Paul Sparks: I would say that the distinguishing characteristics in terms of these churches and faith communities from others would be that they see their commitment to the parish as central, as a core component of what it means to be human together. They see their calling as to exemplify and to point out and bear witness to and join in with others who see the parish as an expression of how we be human together.
I think this is one of the beautiful things is that because our faith has to do with all components of life, it has to do with how we act within all the different systems and structures, our leisurely life, our family lives, our economic lives and so forth. It means potentially you have a group of people who are asking the question, what does it look like to be faithful here together, to relate together faithfully?
Our faith has to do with all components of life, it has to do with how we act within all the different systems and structures, our leisurely life, our family lives, our economic lives and so forth.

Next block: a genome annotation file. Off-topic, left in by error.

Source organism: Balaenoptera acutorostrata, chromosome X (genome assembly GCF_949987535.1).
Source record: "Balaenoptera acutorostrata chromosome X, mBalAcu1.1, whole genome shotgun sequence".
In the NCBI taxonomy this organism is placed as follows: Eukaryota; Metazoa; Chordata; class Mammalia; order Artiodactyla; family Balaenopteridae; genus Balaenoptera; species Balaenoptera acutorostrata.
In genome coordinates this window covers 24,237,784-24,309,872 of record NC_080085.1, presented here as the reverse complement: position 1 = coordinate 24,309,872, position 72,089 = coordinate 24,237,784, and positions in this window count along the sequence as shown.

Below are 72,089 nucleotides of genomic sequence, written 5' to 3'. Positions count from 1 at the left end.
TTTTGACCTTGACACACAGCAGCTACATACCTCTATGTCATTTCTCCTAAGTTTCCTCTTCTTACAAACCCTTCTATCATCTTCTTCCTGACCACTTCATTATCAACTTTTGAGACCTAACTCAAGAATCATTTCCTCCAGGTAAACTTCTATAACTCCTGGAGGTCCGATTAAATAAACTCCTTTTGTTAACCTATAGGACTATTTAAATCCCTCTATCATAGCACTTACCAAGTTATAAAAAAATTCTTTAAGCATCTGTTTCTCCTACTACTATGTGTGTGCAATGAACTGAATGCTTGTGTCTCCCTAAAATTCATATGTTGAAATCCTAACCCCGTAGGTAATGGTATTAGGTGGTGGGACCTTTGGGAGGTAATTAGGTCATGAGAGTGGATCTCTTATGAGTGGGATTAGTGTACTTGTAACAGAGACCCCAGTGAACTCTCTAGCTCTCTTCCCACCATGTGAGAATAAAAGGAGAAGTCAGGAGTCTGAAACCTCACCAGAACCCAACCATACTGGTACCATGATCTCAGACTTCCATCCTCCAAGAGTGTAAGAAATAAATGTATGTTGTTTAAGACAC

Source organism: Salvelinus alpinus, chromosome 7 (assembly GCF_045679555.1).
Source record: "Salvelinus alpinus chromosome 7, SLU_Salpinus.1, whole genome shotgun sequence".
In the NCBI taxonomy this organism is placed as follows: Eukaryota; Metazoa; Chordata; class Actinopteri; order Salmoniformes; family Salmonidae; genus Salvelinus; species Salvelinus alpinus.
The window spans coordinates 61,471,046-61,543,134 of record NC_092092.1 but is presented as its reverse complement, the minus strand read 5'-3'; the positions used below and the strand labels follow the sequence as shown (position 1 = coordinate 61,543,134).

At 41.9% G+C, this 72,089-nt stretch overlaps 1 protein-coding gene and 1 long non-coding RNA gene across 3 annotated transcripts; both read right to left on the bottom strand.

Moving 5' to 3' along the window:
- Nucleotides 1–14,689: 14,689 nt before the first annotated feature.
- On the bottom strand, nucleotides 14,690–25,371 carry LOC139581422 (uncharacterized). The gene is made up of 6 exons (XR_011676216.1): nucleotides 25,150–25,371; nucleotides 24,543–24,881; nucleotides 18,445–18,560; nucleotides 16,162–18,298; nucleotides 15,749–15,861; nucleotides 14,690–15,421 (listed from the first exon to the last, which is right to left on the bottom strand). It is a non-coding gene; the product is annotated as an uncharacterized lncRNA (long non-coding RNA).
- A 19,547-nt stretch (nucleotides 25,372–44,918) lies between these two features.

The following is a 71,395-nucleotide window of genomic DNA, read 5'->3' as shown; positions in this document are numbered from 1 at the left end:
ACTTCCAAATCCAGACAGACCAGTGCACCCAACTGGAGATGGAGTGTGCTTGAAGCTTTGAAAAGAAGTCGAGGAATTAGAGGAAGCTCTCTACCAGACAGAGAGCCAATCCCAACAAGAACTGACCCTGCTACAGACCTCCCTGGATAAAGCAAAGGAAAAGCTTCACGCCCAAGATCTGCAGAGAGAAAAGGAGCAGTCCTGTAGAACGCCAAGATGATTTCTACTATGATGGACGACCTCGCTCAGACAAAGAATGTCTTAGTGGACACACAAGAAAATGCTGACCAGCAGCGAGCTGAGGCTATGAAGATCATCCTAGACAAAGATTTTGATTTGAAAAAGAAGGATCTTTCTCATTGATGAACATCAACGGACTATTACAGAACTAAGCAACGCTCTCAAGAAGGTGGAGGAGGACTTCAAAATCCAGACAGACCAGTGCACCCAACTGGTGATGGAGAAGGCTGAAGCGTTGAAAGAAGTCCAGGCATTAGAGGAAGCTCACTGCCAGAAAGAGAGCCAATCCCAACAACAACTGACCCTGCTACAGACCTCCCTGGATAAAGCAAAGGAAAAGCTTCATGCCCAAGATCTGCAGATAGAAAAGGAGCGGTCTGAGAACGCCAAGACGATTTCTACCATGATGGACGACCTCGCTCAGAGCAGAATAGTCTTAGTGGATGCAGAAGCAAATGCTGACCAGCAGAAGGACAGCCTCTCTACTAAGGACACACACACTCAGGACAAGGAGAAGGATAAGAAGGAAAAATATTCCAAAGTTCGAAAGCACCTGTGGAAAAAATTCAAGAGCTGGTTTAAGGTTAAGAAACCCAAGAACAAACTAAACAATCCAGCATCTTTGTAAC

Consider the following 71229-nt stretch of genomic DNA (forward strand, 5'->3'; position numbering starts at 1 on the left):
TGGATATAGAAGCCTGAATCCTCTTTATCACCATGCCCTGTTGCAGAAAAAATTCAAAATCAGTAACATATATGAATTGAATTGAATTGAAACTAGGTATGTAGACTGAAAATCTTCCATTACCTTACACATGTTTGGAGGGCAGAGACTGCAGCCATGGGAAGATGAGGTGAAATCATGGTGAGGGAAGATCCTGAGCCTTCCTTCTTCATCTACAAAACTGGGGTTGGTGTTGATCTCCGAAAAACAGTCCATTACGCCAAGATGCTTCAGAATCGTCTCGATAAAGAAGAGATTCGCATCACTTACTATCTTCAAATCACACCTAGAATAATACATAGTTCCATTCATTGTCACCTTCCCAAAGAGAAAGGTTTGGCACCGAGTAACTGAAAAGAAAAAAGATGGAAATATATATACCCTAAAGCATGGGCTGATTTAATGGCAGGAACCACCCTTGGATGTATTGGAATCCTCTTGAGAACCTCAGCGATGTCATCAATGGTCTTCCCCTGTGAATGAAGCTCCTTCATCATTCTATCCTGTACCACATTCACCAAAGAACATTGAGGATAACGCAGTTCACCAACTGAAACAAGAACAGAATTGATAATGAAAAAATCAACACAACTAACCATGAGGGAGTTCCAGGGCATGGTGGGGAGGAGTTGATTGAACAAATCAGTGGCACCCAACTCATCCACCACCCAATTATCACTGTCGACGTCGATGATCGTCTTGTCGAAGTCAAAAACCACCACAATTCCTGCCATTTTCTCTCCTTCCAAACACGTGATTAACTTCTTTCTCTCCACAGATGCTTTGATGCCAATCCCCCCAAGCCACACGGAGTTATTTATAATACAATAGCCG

One word that your friend Walter Breuggemann says, he talks about fidelity and this idea that it’s not about following a list of rules, but it’s about finding a way of faithful or fidelity based relationships. I think that is a major differentiator. You have a group of people. We have done some research on the groups that have become involved. We’ve written a document that refers to five finds that have emerged. I could briefly share those with you.
The first is that they practice following the way of Jesus. Of course this is within the Christian tradition. It’s a unique differentiator within that because it’s not about following a list of beliefs. It’s about practicing a particular way. It has to do with actual actions and postures.
The second one is inhabiting the neighborhood and becoming a character there, becoming present there in the life of that story.
The third one is that we continue to gather together, but we gather as a rehearsal space of the kind of people that you believe God wants us to be in the community on a daily basis. All the different activities that we do in the building are almost a form of exercise that strengthens us to be those type of people in everyday of the community.